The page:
At just 18, Sophie Adams lost her father to an aggressive form of cancer while he was in the care of Waipuna Hospice. Two years on, and Sophie has decided to give back to Waipuna Hospice by organising a running fundraiser.
Sophie’s dad, Richard (Rich) Adams was diagnosed with an aggressive form of esophageal cancer in October 2019. After originally being admitted to the hospital for a suspected heart attack, the diagnosis was a shock for the family.
“When dad was first diagnosed, we all went into a bit of a shock period. None of us saw it coming.”
“It’s one of those things you watch other people go through on TV, but you never think it will be you. You never think it will be your dad who gets cancer until it is.”
With no treatment available, Rich was referred to Waipuna Hospice immediately, and by December, his health was declining rapidly.
“When dad started to get really sick Waipuna Hospice nurses were at our house every day, supporting not only dad but our whole family.”
“The nurses would come and help us change him and care for him. They taught us how to care for him if they weren’t there, and they would answer our phone calls no matter the time of day, patiently answering our questions. So even when they weren’t there, we knew they were only a phone call away”.
After three months of in-home care, Rich passed away surrounded by his loving family. But the care didn’t stop there.
“After dad died Waipuna Hospice continued to care for us. Mum was getting massages and we were all going to counselling out in Te Puna. It was such a beautiful experience; Waipuna Hospice is such a calming place. I was coming in for one on one counselling sessions, as well as group counselling with mum and my brother. Their care even carried on through lockdown with phone calls.”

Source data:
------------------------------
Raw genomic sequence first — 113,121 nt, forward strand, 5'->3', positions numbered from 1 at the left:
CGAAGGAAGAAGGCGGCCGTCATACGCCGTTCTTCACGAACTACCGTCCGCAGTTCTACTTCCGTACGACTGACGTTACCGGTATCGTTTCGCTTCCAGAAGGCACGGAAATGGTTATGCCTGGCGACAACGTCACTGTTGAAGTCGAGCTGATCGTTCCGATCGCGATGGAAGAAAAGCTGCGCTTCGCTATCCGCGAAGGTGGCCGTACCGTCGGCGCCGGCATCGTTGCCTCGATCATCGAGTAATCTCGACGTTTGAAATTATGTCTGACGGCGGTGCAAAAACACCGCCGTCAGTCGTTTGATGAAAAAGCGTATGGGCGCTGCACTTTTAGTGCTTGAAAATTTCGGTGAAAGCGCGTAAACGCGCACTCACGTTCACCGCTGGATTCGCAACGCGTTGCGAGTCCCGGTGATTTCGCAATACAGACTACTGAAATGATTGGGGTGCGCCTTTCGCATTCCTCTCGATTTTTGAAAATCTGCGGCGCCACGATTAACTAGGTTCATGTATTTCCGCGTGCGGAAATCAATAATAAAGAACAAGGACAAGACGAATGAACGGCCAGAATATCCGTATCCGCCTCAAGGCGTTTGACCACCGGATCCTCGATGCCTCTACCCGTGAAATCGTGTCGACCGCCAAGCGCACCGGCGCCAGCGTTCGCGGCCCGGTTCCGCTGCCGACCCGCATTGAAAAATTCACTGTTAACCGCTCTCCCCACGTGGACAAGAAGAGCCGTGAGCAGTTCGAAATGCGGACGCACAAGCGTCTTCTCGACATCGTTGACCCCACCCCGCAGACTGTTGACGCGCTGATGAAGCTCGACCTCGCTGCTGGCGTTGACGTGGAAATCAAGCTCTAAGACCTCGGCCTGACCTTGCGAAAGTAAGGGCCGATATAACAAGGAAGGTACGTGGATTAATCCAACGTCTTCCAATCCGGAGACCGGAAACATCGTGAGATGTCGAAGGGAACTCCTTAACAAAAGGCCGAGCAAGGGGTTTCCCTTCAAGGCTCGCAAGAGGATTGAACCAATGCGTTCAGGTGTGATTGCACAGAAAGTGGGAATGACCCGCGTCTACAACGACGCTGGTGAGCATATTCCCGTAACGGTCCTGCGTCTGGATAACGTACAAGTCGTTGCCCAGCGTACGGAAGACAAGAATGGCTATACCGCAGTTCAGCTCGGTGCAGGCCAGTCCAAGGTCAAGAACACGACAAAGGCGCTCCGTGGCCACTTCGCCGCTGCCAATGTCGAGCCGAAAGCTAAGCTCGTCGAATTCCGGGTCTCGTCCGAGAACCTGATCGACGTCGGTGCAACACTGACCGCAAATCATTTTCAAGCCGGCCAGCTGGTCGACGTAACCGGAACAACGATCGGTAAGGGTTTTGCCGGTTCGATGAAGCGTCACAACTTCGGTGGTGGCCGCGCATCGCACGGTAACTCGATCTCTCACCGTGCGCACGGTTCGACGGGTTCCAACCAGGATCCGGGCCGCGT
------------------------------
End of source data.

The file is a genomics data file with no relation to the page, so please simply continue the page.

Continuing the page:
“I still have my counsellor’s number so when the grief wave comes through again I know I can always reach out to Waipuna Hospice and they will be there”.
After experiencing Waipuna Hospice’s care first hand, Sophie has decided to give back by turning her first ever half marathon into a fundraiser.
“I started running in lockdown and decided to challenge myself with a half marathon. Inspired by a family friend doing something similar, I decided to run in honour of dad and turn it into a fundraiser.”
“Although it was originally lockdown inspired, I am doing this for dad and I am doing it for Waipuna Hospice”.
“The training has been gruelling and I know it’s going to be mentally and physically challenging, but it’s all worth it. Over 80 people have donated to my fundraising page and helped me raise almost $4,000, which means I am really close to my $5,000 goal. It’s incredible”.
After going on this journey, Sophie understands the importance of living life to the fullest.
“If I have learnt anything from this experience, it’s that you can’t take life for granted. Nobody knows what the next day holds and what life will throw at you, so make the most of it while you can. It’s also really important to support organisations like Waipuna Hospice, because although you might be like me and think it will never happen to you, death is a huge part of life, and one day your situation may change and you may need them. Support them now so that if the tables do turn they will still be there to help you and your family get through”.
We would like to thank Sophie for sharing her story and for her support.
To donate to Sophie’s fundraiser please visit givealittle.co.nz/fundraiser/sophies-journey-to-21km.
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